Do All Dentists Use Lasers?

Dentistry Today


“Do all dentists use lasers?” This is a question I hear daily from patients. I am not sure of the correct way to approach the answer. The answer, of course, is no. Only about 1 in 10 dentists use lasers, but why?
  In a recent conversation with a dental laser salesman, I was reminded that he had visited my office in 1997 to sell me a Nd:YAG laser. My response to the sales pitch was, What would I use a laser for in my practice? Eight years later, with 6 years of everyday laser usage, I don’t think I could practice without my lasers…1997 was not my time for laser dentistry, but now is.
  An Nd:YAG laser was developed in 1999 with added features, and it came with required hands-on training and a protocol that would make the purchase profitable. This laser purchase allowed me to increase the number of surgical and periodontal procedures I personally perform. The continued evolution of erbium hard-tissue lasers sold me on this technology in 2001. Newer, faster, better laser technology is always becoming available. These two instruments afford me hundreds of new treatment options.
  My practice is a 25-year-old, suburban family practice. I just relocated and renovated the office this year. Lasers have replaced scalpels, retraction cord, packing instruments, periodontal packing materials, bone grafts, resorbable membranes, sutures, and dry-socket paste in my armamentarium. Laser techniques have decreased my use of local anesthetics, allowed my amalgam-less bonding to evolve to new levels, and decreased my referrals out of practice for periodontics, endodontics, and oral surgery. I had a part-time periodontist working in my office for 10 years, before laser periodontal surgery became available to me.
  I use only free pulsed Nd:YAG and Er:YAG lasers. Of course, there are many options using traditional and laser techniques to achieve comparable end results, using many different means in dentistry.
The following two case reports demonstrate everyday laser usage in my practice.


Figure 1. Fractured tooth No. 7.

Figure 2. Nd:YAG laser used to perform gingivectomy/ gingivoplasty and troughing.

Figure 3. Final restoration on tooth No. 7. Note healthy gingival tissues.

The emergency patient is always a challenge. Lasers provide me so many more treatment options for immediate results. Figure 1 is a preoperative photo of a 30-year-old male with fractured tooth No. 7. He needed a more aesthetic smile now, because he was leaving on a long vacation within the week.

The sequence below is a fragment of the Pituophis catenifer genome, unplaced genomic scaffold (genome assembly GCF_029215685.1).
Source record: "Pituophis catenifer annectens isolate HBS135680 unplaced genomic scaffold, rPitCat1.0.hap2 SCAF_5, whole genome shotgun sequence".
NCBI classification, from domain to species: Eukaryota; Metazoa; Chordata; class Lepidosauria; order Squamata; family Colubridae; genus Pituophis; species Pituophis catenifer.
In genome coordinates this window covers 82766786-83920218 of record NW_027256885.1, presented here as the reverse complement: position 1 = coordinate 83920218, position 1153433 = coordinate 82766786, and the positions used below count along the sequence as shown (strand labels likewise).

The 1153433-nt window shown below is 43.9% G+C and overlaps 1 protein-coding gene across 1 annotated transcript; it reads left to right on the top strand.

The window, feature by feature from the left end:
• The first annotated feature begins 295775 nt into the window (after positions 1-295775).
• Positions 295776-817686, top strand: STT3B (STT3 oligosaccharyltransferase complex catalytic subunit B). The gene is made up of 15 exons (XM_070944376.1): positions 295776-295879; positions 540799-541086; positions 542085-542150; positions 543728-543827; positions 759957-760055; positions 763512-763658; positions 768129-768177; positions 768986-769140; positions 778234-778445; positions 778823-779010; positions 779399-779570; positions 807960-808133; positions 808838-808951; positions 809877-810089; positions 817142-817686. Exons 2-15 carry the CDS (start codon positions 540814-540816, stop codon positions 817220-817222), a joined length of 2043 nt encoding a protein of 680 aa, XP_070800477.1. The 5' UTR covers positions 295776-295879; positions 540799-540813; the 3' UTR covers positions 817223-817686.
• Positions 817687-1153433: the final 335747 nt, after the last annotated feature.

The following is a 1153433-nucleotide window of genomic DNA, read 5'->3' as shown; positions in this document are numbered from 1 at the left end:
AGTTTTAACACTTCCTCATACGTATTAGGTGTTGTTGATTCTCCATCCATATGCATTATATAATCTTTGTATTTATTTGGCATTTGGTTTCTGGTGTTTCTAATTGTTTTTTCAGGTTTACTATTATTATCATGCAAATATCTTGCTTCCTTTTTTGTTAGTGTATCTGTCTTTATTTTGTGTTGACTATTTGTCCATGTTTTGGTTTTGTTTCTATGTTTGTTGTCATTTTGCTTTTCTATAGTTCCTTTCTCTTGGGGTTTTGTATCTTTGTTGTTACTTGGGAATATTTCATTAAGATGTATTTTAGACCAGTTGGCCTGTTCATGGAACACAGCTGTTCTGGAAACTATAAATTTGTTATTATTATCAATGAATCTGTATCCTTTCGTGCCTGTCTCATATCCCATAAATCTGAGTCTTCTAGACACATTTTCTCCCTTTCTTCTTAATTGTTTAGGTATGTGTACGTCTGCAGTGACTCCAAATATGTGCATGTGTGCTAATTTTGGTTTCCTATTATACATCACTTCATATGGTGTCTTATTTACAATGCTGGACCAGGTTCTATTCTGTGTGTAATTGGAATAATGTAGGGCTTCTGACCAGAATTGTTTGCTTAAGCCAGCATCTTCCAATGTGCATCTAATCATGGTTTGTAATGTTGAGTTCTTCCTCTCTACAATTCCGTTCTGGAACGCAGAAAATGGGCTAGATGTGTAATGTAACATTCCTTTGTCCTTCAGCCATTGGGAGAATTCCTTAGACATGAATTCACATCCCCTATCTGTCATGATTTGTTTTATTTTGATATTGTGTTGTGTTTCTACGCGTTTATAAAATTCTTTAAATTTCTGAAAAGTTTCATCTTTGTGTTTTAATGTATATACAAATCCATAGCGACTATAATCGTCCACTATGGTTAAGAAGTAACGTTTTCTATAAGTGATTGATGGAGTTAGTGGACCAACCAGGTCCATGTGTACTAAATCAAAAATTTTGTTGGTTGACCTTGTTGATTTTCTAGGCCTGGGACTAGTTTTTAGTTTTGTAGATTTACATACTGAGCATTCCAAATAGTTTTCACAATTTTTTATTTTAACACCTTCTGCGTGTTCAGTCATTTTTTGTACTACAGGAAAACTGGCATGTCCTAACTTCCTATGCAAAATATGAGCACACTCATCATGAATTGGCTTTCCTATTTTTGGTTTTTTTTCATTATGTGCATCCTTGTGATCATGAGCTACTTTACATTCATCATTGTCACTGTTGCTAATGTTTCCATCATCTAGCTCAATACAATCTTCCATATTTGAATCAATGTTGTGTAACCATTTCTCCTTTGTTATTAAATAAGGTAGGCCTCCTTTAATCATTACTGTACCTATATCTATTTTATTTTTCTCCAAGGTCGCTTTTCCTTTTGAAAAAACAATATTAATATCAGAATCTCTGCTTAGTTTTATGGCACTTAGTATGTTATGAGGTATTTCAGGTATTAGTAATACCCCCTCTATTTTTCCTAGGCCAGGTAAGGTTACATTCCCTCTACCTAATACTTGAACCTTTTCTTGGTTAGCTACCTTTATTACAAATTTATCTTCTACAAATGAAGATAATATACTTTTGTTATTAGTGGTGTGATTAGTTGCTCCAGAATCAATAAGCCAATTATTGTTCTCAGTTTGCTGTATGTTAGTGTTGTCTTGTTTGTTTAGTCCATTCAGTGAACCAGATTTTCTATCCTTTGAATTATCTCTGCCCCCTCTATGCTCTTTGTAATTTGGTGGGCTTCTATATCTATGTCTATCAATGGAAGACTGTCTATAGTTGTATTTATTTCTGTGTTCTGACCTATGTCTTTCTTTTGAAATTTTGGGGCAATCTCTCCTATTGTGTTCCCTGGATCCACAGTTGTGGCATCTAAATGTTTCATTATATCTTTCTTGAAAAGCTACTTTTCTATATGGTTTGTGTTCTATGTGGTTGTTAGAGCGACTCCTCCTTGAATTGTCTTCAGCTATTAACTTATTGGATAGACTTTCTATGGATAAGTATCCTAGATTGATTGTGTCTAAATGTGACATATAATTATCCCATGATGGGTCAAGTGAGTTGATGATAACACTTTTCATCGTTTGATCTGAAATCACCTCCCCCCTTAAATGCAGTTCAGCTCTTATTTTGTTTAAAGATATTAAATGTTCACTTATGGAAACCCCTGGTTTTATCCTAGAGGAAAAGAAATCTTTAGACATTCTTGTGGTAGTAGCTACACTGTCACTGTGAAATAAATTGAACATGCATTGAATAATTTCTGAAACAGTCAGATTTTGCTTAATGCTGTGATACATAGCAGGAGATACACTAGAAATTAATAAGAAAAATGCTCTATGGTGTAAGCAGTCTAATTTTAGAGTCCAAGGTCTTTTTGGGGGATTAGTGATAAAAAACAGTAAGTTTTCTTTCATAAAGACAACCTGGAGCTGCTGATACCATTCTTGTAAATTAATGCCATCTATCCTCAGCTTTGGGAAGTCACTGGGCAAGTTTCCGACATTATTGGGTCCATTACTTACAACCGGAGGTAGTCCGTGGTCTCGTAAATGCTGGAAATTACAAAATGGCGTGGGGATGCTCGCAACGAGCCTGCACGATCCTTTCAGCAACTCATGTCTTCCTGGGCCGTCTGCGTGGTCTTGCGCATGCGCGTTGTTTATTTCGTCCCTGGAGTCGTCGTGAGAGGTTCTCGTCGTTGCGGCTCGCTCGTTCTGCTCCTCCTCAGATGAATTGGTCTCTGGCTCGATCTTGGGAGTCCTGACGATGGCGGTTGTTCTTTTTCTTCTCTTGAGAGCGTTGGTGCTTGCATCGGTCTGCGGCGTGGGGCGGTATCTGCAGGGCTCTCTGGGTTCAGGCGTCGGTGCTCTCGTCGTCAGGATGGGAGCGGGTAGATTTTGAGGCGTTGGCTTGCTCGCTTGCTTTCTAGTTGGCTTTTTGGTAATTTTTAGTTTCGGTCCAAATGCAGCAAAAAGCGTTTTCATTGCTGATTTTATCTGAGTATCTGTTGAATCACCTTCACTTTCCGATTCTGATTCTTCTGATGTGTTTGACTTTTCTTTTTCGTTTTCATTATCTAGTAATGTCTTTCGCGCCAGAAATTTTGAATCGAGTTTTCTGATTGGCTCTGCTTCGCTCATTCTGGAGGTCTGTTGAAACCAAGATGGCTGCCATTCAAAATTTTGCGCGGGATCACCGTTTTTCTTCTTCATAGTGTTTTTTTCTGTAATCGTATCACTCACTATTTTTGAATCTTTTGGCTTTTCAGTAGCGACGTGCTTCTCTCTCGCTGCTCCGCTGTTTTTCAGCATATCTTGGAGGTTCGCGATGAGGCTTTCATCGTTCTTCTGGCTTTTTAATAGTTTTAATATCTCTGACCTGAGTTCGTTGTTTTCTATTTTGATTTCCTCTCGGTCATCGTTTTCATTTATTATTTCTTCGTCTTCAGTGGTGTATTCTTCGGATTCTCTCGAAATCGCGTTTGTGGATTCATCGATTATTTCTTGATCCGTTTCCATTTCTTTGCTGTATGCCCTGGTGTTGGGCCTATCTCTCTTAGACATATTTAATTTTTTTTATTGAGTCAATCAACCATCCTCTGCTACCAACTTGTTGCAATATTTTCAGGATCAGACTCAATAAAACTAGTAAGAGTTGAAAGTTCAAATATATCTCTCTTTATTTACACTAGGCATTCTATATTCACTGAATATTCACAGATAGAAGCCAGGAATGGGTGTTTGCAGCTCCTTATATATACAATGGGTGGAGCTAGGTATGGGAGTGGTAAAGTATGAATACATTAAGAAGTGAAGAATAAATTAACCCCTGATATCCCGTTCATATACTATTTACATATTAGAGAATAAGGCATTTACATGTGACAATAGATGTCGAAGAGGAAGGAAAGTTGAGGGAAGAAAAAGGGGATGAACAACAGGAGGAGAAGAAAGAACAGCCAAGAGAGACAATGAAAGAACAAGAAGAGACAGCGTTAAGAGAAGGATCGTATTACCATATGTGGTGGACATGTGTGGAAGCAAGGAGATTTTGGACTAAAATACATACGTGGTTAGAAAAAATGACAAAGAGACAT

The treatment plan consisted of one-step root canal therapy, post and core buildup, caries removal and composite restorations on adjacent teeth, gingivectomy and gingivoplasty, final impression for a porcelain crown, and temporization. The crown would be seated in a week.
  To prepare the tooth for the final impression, the Nd:YAG was used for gingivectomy/gingivoplasty and troughing (Figure 2). Note that there will be no gingival recession after this laser procedure.
  In the postoperative photo at 1 month post-lase with final restorations (Figure 3), note healthy gingival contours. The tooth was restored with a CAPTEK porcelain crown (Precious Chemicals Company).


Figure 4. Tooth No. 10 preoperatively.

Figure 5. Tooth No. 10 had 10-mm pockets on the MB and ML aspects.

Figure 6. Immediately after laser surgery.

Figure 7. Three-year postoperative radiograph.

Figure 8. Three-year postoperative result.

A 60-year-old female presented with a mobile tooth No. 10 (Figure 4). A radiograph showed severe bone loss (Figure 5), and the tooth was vital. Ten-millimeter pockets existed on the MB and ML aspects of the tooth; all other periodontal probings of adjacent teeth were 3 mm or less.
  The treatment plan consisted of the Laser Assisted New Attachment Procedure (LANAP) using the PerioLase Nd:YAG (Millennium Dental Technologies) and Millennium Dental Technologies patented technique.1 Figure 6 shows the results immediately after laser treatment and occlusal adjustment. There was no loss of gingival margin height during surgery.
  Figures 7 and 8 show the case 3 years later, with splinting removed and the final porcelain veneer restoration. No mobility is present, and no pockets greater than 4 mm exist.


My original laser was purchased for periodontal therapy, but my uses for lasers grow daily. The ability of a light beam to ablate tissue with rapid precision, to reduce bacteria, to produce hemostatis, to remove diseased tooth structure, to operate below the threshold of pain, to minimize discomfort associated with the healing process, and to perform new treatment modalities is changing my daily approach to dentistry.
Laser use in dentistry will continue to increase as dentists continually strive to provide better patient care. More patient-friendly treatment procedures will become available, with the patient able to take advantage of this exciting, developing technology.


1. Yukna RA, Evans G, Vastardis S, et al. Human periodontal regeneration following the laser assisted new attachment procedure (LANAP). Paper presented at: IADR/AADR/CADR 82nd General Session; March 10-13, 2004; Honolulu, Hawaii. Available at:

Dr. Cranska is a certified LANAP provider. He is a member of the Aca-demy of Laser Dentistry (ALD), holds Advanced Profiency Dental Laser certification (ALD 2001), and is a certified Laser Dentist and Trainer by the Institute for Advanced Laser Dentistry (1999, 2004). Dr. Cranska is a clinical consultant and certified laser trainer for Millennium Dental Technolo-gies. He maintains a private practice in Severna Park, Md. More laser information is available at He can be reached at

Disclosure: Dr. Cranska has no financial interest in any laser company. He is compensated as a consultant for presenting, lecturing, and training from Lumenis and Millennium Dental Technologies.